The FT has reported a survey by Accountancy magazine that shows the proportion of women at the "Big Four" accountancy firms who were made partners this year dropped by a third from 2006 in spite of efforts to attract and retain women in senior roles.
Analysis by Accountancy magazine to be published this week shows that of those promoted this year, only 14 per cent were women, down from 21 per cent last year. Chris Quick, Accountancy's editor-in-chief said:
One of the major problems is that women tend to start families at around the same time they're thinking of partnership. If firms want women at the top, they'll have to show them it's possible to combine the two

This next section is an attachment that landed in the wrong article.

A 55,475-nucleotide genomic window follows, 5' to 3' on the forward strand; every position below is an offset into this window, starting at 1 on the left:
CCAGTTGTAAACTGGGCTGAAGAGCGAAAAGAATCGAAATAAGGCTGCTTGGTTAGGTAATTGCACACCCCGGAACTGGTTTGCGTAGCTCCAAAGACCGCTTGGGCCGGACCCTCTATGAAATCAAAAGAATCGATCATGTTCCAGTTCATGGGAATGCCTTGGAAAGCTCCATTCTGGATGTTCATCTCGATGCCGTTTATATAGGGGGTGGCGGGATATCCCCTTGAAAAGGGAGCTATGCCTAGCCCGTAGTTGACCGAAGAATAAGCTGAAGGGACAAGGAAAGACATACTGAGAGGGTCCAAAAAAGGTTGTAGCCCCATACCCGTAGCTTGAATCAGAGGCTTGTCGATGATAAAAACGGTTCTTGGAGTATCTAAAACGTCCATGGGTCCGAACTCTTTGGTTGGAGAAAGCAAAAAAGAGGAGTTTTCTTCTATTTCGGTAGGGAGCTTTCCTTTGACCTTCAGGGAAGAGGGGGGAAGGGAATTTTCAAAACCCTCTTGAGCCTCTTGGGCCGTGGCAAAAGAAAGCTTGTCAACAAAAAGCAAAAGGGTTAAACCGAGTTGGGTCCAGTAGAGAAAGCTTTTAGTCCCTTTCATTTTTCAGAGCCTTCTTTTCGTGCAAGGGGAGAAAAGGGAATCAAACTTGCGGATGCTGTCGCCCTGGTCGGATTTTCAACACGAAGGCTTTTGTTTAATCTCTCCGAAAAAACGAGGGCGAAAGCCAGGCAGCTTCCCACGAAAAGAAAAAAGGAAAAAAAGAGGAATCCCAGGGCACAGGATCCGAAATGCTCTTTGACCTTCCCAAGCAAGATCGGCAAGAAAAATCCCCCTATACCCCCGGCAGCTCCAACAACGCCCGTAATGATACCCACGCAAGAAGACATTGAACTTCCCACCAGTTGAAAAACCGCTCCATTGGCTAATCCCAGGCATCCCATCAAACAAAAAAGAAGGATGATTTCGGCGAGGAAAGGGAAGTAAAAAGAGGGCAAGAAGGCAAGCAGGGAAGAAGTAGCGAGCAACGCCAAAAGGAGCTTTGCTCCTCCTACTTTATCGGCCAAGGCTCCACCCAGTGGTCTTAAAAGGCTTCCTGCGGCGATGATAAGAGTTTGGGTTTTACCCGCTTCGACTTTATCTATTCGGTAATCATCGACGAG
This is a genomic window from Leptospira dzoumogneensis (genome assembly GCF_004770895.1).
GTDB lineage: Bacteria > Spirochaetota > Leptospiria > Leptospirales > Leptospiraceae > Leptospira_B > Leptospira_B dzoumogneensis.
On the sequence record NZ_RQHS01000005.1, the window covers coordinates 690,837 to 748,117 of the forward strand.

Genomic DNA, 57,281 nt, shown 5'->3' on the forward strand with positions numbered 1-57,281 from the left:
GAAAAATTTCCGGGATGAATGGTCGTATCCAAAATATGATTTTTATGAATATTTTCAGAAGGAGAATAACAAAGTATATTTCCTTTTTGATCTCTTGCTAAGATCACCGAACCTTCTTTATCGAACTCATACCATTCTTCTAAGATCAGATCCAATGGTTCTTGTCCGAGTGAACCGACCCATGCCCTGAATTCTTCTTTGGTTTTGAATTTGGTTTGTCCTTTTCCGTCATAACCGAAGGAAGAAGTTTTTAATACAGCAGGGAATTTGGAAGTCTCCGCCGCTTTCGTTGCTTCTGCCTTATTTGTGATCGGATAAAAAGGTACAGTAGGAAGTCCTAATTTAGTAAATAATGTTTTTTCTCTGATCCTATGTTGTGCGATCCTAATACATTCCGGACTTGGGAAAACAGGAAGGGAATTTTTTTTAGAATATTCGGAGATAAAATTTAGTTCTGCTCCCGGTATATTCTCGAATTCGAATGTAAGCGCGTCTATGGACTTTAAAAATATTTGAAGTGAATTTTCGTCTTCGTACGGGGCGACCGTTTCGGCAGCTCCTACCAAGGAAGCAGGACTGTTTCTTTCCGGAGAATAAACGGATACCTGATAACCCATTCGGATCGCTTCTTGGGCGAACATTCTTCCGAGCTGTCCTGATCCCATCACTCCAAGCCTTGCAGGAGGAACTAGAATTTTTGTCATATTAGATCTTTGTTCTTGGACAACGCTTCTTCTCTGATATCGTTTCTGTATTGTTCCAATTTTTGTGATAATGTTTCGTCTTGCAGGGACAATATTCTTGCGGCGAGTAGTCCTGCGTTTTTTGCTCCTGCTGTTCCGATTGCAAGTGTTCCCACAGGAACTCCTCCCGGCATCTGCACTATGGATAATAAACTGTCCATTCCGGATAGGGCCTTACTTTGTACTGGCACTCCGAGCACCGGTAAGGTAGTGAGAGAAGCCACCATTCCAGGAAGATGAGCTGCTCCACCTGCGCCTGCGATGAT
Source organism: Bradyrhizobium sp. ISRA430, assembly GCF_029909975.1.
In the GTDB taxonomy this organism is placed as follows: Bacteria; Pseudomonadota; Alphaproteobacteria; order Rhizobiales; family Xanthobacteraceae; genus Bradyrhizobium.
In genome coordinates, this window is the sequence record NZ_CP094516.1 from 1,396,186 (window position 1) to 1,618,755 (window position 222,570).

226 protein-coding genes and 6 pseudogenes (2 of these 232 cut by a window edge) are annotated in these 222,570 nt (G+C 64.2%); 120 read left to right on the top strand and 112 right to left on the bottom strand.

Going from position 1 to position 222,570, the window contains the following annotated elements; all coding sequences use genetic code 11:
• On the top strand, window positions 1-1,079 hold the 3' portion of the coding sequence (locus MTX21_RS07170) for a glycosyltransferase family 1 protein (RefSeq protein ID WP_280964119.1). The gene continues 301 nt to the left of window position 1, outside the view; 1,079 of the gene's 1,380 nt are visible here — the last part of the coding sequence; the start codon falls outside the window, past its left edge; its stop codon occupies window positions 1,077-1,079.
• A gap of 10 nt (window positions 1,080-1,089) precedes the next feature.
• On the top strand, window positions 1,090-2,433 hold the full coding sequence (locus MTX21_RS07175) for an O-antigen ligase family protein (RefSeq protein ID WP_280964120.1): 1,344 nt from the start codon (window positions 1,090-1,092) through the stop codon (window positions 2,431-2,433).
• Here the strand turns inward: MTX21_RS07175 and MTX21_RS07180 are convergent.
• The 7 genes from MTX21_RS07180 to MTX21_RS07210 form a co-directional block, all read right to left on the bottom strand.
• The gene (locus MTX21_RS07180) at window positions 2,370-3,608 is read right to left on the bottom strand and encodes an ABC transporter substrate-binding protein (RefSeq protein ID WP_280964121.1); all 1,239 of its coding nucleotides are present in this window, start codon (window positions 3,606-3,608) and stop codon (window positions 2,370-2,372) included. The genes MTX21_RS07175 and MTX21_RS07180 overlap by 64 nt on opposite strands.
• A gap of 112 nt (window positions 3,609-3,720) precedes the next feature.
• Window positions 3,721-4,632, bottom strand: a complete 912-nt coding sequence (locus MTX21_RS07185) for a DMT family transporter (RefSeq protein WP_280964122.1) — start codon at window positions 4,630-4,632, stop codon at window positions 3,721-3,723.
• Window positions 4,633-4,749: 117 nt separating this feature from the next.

That may be true. But I doubt it. In my practice career I never had a male partner. Indeed, at one time I was the only man in my firm. So I know something about women and accountancy practice. And the reason why women aren't making partner in these firms is not that they aren't good enough. They are. But they don't want to play the games these firms promote.
That's not just a problem with macho atmospheres, or childcare and work life balance, though these are real enough. In my experience women ask themselves "If I'm giving up time with my family to do this is what I'm doing worthwhile?" And the answer for many of them when looking at what the Big 4 do will be a resounding "No".
And they're right. That's the problem these firms have to resolve.